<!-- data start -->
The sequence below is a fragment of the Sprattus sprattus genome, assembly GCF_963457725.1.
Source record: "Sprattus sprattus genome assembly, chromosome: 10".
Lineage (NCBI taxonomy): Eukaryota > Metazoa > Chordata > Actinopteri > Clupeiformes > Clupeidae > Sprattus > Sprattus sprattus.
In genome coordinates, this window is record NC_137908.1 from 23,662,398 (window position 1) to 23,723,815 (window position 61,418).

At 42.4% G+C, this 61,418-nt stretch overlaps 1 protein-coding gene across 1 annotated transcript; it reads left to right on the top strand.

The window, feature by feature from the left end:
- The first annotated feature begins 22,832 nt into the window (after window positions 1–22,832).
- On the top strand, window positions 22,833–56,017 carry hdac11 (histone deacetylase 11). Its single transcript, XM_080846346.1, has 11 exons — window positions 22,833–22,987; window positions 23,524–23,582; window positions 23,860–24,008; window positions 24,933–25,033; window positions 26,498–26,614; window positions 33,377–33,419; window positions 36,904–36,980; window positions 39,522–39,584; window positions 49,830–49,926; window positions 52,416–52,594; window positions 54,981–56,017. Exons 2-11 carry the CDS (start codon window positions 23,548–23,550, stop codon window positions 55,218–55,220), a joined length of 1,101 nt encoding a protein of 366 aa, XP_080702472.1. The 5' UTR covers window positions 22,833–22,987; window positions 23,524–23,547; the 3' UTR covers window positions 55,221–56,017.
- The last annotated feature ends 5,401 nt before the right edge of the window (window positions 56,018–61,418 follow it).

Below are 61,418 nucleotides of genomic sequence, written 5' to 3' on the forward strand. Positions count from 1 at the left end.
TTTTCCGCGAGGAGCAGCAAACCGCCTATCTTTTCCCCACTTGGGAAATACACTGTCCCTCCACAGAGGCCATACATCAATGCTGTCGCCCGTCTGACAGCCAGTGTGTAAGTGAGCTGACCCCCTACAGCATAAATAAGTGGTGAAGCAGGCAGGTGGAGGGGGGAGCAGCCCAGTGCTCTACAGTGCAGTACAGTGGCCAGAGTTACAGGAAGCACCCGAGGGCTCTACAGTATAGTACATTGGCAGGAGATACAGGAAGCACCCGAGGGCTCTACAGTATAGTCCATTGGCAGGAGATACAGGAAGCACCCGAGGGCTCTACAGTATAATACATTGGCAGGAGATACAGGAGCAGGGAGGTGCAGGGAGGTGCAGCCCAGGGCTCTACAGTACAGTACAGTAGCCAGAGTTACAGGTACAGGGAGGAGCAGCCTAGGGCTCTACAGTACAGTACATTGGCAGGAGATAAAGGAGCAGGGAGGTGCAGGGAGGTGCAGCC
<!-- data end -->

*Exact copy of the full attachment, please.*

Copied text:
The sequence below is a fragment of the Sprattus sprattus genome, assembly GCF_963457725.1.
Source record: "Sprattus sprattus genome assembly, chromosome: 10".
Lineage (NCBI taxonomy): Eukaryota > Metazoa > Chordata > Actinopteri > Clupeiformes > Clupeidae > Sprattus > Sprattus sprattus.
In genome coordinates, this window is record NC_137908.1 from 23,662,398 (window position 1) to 23,723,815 (window position 61,418).

At 42.4% G+C, this 61,418-nt stretch overlaps 1 protein-coding gene across 1 annotated transcript; it reads left to right on the top strand.

The window, feature by feature from the left end:
- The first annotated feature begins 22,832 nt into the window (after window positions 1–22,832).
- On the top strand, window positions 22,833–56,017 carry hdac11 (histone deacetylase 11). Its single transcript, XM_080846346.1, has 11 exons — window positions 22,833–22,987; window positions 23,524–23,582; window positions 23,860–24,008; window positions 24,933–25,033; window positions 26,498–26,614; window positions 33,377–33,419; window positions 36,904–36,980; window positions 39,522–39,584; window positions 49,830–49,926; window positions 52,416–52,594; window positions 54,981–56,017. Exons 2-11 carry the CDS (start codon window positions 23,548–23,550, stop codon window positions 55,218–55,220), a joined length of 1,101 nt encoding a protein of 366 aa, XP_080702472.1. The 5' UTR covers window positions 22,833–22,987; window positions 23,524–23,547; the 3' UTR covers window positions 55,221–56,017.
- The last annotated feature ends 5,401 nt before the right edge of the window (window positions 56,018–61,418 follow it).

Below are 61,418 nucleotides of genomic sequence, written 5' to 3' on the forward strand. Positions count from 1 at the left end.
TTTTCCGCGAGGAGCAGCAAACCGCCTATCTTTTCCCCACTTGGGAAATACACTGTCCCTCCACAGAGGCCATACATCAATGCTGTCGCCCGTCTGACAGCCAGTGTGTAAGTGAGCTGACCCCCTACAGCATAAATAAGTGGTGAAGCAGGCAGGTGGAGGGGGGAGCAGCCCAGTGCTCTACAGTGCAGTACAGTGGCCAGAGTTACAGGAAGCACCCGAGGGCTCTACAGTATAGTACATTGGCAGGAGATACAGGAAGCACCCGAGGGCTCTACAGTATAGTCCATTGGCAGGAGATACAGGAAGCACCCGAGGGCTCTACAGTATAATACATTGGCAGGAGATACAGGAGCAGGGAGGTGCAGGGAGGTGCAGCCCAGGGCTCTACAGTACAGTACAGTAGCCAGAGTTACAGGTACAGGGAGGAGCAGCCTAGGGCTCTACAGTACAGTACATTGGCAGGAGATAAAGGAGCAGGGAGGTGCAGGGAGGTGCAGCC